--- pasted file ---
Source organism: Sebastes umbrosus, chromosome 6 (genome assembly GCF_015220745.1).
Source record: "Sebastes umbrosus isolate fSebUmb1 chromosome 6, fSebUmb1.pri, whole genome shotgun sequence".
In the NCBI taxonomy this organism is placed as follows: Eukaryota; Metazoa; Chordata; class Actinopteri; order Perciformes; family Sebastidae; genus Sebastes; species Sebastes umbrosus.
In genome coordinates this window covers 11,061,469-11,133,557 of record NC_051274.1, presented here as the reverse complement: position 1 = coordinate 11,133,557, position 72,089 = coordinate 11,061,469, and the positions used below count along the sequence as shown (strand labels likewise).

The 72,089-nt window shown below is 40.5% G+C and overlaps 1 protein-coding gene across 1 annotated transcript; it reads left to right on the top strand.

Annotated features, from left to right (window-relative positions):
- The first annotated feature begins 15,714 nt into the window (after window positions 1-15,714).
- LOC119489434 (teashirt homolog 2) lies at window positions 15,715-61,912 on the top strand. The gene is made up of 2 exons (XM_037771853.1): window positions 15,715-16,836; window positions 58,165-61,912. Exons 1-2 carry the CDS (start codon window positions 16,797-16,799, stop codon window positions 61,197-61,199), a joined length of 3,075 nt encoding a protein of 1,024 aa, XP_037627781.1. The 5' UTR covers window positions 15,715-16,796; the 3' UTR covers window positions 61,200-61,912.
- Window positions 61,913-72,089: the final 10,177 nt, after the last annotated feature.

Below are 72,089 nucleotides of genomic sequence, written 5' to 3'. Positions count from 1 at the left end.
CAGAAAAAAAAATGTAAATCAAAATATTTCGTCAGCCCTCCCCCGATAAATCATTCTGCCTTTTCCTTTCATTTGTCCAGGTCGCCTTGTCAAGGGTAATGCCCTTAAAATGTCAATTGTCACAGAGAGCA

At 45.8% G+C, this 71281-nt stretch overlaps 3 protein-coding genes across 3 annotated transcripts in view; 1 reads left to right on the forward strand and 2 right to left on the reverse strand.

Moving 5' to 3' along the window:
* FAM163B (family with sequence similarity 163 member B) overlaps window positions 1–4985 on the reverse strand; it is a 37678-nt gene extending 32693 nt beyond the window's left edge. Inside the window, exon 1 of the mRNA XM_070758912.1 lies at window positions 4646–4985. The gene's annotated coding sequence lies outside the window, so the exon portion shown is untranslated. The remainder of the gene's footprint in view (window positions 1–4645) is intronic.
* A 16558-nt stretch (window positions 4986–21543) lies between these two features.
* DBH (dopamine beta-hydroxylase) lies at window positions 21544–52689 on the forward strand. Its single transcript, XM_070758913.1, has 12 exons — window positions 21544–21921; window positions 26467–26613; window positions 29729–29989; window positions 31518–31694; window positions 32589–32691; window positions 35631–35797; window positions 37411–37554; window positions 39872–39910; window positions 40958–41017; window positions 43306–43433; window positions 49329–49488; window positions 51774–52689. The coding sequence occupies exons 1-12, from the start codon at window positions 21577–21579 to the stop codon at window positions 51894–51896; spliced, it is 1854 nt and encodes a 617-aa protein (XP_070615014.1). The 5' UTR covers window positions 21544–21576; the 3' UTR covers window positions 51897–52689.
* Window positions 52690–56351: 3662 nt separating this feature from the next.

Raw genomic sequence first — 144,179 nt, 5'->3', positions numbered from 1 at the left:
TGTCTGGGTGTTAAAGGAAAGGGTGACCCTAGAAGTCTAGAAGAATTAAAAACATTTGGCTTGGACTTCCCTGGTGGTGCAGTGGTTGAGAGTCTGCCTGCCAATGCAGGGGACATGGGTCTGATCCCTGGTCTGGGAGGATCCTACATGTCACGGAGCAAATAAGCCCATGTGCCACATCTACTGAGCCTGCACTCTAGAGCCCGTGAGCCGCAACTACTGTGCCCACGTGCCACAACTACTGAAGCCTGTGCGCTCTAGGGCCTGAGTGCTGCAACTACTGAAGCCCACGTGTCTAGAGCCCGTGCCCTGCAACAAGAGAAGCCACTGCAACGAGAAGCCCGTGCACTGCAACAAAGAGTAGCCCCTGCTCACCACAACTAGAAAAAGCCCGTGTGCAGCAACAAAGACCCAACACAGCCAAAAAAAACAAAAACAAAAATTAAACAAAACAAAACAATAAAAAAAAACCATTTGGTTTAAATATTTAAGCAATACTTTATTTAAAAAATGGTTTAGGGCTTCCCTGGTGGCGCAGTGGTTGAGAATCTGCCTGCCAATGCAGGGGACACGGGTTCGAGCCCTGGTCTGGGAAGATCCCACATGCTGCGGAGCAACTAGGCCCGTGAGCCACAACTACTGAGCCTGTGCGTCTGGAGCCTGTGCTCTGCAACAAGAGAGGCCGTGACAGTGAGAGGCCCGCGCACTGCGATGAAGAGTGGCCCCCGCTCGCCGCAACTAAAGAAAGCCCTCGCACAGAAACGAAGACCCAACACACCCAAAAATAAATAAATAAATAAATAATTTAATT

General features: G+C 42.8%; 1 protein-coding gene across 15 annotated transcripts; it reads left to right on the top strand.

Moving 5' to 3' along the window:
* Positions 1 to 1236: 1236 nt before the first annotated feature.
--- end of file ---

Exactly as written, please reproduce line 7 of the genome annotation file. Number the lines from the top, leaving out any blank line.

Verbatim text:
- The first annotated feature begins 15,714 nt into the window (after window positions 1-15,714).